You don't have to be a fan of Downton Abbey to appreciate the beauty of Highclere Castle sitting on a stately hill in the English countryside of Hampshire about two hours west of London.
Highclere Castle is certainly distinctive, with Gothic towers, a Georgian interior, and neo-Elizabethan tributes. It’s a whimsical mishmash of architectural styles that somehow adds up to the very picture of English aristocratic heritage. The castle sits on a thousand acres of rolling Hampshire countryside just a couple of hours west of London, and Earls of Carnarvon have called it home since 1679.
You don’t have to be a fan of the TV show Downton Abbey to appreciate the stately beauty of Highclere Castle. But if you are a fan–like so many visitors who now flock to it when it’s open to visitors in the summer–you’re in for a real treat.
The grounds look just like they do in the series–lush, rolling, and stately. Fancy a walk up the pathway to the castle that’s featured in the opening credits? It’s exactly as you’ve seen it. Want to sit on the bench where Lady Mary and Cousin Matthew have a chat after his return from the war? Go ahead. Feel like pulling up to the entrance where Mr. Carson and Mr. Bates wait to greet Downton’s many guests? After you. (In fact, if you want to gain entry to the house, you must go through this entrance.)
Once inside, it can be hard to remember that the characters of Downton Abbey are just that–characters–for so much of the castle looks familiar. (At least the above stairs sections, that is. The below stairs parts are filmed at a film studio.) Wandering about the first floor, there’s the impressively stocked library, a music room, a smoking room, and, of course, the great hall. The floor above has the 11 main bedrooms, each with a beautiful view of the grounds. And there are another 40 or 50 unused bedrooms elsewhere in the building.1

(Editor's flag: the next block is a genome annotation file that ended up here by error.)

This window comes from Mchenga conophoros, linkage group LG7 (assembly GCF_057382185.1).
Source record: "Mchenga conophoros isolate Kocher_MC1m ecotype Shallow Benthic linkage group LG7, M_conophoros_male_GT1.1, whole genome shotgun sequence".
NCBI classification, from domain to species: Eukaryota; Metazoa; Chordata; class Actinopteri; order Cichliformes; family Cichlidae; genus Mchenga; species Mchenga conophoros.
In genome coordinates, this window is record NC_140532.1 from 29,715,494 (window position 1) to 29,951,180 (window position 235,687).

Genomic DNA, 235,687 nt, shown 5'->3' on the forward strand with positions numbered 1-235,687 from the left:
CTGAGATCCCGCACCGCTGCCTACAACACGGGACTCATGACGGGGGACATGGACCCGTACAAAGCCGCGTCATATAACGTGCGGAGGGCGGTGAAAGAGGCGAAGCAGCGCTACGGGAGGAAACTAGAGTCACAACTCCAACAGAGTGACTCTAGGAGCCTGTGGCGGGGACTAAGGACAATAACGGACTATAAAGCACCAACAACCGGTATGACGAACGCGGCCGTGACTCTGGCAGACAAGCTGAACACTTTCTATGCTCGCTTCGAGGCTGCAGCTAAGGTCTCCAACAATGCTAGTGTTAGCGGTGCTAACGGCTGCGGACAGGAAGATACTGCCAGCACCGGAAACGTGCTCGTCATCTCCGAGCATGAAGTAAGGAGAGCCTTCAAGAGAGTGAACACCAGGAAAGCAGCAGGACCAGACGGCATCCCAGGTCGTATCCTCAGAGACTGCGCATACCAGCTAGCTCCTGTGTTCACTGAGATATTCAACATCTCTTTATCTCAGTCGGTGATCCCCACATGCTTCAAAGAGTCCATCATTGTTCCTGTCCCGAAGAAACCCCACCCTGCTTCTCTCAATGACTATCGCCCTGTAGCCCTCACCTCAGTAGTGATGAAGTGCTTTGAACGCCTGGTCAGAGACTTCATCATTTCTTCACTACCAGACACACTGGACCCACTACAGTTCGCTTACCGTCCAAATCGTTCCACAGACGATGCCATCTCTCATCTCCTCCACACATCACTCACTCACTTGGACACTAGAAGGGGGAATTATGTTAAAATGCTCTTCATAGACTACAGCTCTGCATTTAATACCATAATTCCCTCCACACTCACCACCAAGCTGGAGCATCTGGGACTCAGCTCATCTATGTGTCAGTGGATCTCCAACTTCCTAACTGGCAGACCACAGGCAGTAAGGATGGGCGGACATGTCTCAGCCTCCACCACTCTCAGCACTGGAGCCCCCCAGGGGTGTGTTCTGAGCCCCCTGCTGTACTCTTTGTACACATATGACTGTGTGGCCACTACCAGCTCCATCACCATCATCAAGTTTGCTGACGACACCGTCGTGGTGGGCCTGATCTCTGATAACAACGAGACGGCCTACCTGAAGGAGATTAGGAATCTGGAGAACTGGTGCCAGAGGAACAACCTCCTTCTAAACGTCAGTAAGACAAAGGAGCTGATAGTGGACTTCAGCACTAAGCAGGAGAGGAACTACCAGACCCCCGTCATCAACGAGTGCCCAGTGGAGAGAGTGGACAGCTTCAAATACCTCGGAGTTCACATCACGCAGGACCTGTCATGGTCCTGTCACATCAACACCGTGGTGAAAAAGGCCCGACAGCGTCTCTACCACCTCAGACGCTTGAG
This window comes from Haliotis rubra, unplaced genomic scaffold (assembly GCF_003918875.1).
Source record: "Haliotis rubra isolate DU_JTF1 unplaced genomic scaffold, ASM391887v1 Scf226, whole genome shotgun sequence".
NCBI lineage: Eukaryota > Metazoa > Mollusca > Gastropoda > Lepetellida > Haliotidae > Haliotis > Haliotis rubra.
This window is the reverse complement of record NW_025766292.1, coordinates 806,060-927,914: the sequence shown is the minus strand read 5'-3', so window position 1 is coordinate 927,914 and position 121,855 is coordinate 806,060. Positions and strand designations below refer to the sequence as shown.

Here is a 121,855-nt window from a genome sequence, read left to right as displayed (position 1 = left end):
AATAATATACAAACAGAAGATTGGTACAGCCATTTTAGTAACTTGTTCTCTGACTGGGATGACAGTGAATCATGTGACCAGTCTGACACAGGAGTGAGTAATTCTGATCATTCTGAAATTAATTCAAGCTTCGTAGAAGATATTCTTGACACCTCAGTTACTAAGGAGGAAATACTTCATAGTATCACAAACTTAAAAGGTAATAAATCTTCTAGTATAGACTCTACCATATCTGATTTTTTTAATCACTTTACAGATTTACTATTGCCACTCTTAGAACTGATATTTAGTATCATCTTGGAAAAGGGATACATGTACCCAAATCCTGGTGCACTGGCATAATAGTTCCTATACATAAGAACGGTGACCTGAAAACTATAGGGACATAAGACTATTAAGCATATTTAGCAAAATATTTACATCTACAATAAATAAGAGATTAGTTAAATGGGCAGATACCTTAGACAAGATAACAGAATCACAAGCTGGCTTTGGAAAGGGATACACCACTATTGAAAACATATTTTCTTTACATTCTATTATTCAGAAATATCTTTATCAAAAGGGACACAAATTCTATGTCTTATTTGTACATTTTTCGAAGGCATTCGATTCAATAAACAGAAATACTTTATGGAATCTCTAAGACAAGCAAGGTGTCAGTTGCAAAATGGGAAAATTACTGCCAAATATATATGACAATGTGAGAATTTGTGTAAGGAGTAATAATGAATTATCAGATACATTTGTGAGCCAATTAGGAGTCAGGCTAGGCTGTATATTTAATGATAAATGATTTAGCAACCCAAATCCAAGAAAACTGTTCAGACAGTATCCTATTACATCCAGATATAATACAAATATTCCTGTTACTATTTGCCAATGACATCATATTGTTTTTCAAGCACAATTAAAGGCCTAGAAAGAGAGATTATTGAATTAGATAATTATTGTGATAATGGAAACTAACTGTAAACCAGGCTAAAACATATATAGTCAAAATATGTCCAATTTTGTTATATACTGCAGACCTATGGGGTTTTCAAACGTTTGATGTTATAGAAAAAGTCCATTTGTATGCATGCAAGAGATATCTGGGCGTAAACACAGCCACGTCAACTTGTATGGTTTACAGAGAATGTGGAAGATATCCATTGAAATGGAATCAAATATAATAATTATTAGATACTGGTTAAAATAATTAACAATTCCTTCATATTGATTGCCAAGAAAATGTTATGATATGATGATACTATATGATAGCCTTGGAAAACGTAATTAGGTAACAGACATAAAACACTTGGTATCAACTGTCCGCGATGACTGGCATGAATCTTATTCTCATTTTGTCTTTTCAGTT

But while it’s hard to be in the house without thinking of Downton, Highclere Castle also has an identity all its own. It’s a functioning home, as is evident by the shoes and personal effects strewn about by its owners. And though it’s big, it’s also small in a way; the home doesn’t seem nearly as sprawling once you’re in it as it does from the outside. But, frankly, as impressive as it is, and as enjoyable as it is to visit, I’m not sure I’d like to live there.
It’s not open all the time, so be sure to check their website for hours. In general, they’re open to the public in July and August, but there are sometimes closures during that time for special events. They also have special openings at other times such as Valentine’s Day, Easter, and Christmas. You can find information about buying tickets online here.